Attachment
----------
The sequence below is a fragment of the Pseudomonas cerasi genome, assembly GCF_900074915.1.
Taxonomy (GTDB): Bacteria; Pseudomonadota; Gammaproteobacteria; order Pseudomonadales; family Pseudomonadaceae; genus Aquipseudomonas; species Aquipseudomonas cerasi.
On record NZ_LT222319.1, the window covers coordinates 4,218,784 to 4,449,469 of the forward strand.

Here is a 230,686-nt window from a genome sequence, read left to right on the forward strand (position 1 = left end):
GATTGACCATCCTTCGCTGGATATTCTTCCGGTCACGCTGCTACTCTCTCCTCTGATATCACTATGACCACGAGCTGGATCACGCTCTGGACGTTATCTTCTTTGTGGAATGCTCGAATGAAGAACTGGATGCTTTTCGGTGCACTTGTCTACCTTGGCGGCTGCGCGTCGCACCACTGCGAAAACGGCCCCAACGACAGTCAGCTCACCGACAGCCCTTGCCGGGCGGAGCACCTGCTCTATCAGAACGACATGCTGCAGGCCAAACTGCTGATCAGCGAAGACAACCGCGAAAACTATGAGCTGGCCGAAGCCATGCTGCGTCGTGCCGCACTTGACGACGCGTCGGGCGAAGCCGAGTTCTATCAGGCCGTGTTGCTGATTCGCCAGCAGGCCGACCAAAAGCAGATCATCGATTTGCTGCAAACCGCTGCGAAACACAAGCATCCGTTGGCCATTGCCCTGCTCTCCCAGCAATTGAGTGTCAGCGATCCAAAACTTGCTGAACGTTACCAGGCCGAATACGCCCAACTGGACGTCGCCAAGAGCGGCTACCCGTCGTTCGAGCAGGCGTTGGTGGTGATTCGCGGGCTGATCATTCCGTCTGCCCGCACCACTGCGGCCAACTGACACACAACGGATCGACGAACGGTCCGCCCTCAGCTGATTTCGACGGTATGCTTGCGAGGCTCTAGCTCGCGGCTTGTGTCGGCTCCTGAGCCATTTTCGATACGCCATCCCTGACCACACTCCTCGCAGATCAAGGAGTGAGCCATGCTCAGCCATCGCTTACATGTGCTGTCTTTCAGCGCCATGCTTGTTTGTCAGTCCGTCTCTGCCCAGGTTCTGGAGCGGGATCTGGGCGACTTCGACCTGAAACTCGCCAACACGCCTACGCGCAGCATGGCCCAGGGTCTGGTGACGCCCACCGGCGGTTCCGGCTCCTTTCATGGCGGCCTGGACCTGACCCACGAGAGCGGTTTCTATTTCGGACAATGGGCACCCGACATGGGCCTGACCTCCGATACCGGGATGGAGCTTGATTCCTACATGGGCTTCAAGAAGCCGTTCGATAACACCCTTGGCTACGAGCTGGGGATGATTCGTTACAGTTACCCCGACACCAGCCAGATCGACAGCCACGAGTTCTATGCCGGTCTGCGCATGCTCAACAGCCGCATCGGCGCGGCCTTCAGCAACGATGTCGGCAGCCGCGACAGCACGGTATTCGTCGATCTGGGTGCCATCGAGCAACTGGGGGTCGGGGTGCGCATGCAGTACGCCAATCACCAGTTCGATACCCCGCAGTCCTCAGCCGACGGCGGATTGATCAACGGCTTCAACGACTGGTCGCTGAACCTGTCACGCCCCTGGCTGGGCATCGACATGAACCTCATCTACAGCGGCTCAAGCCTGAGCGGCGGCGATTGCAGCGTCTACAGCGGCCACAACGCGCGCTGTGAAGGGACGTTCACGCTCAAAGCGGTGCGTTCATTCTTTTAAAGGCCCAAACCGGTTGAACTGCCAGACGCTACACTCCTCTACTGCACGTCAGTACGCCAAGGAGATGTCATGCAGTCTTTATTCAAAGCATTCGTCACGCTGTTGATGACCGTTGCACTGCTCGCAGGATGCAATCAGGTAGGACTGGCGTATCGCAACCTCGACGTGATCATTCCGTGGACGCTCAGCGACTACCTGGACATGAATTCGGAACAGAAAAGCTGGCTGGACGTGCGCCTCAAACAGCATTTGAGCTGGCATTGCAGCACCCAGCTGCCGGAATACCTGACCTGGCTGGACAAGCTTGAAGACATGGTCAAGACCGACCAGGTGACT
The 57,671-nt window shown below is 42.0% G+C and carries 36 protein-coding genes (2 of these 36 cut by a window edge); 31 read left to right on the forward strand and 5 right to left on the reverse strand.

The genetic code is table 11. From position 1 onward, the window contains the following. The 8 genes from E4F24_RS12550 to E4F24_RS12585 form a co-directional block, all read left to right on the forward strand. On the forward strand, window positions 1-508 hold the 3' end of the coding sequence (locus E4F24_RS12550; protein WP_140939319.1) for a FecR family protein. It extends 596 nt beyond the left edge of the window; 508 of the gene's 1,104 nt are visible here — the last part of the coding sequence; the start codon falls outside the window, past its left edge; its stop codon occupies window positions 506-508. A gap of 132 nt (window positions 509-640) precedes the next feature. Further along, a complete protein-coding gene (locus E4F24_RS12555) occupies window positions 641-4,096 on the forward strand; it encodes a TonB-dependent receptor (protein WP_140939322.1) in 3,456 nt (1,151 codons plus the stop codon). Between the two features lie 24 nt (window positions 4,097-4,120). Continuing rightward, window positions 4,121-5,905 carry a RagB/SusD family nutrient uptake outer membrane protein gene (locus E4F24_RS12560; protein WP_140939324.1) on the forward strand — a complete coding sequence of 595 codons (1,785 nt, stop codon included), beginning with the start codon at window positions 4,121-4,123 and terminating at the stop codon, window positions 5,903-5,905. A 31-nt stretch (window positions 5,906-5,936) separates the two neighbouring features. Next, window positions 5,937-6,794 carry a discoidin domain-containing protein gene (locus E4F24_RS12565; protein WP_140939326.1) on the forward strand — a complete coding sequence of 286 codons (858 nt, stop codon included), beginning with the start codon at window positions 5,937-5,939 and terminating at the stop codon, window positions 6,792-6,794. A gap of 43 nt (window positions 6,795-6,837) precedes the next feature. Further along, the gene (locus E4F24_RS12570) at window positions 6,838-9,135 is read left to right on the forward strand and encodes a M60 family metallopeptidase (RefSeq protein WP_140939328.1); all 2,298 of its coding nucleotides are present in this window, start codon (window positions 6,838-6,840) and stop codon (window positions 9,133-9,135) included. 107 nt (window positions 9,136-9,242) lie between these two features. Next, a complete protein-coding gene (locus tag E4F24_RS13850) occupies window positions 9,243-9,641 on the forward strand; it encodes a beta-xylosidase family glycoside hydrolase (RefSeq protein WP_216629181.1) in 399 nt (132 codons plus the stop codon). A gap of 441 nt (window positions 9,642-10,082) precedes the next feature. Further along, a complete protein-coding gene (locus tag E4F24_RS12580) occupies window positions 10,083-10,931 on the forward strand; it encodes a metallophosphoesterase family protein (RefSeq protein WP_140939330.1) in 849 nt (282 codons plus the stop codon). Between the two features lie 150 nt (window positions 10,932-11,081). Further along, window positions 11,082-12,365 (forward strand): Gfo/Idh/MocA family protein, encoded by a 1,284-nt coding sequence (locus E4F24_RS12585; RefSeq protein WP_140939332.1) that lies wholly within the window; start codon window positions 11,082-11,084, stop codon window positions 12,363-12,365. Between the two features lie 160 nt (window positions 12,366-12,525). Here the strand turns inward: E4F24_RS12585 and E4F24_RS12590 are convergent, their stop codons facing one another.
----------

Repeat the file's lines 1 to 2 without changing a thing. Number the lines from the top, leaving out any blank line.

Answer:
The sequence below is a fragment of the Pseudomonas cerasi genome, assembly GCF_900074915.1.
Taxonomy (GTDB): Bacteria; Pseudomonadota; Gammaproteobacteria; order Pseudomonadales; family Pseudomonadaceae; genus Aquipseudomonas; species Aquipseudomonas cerasi.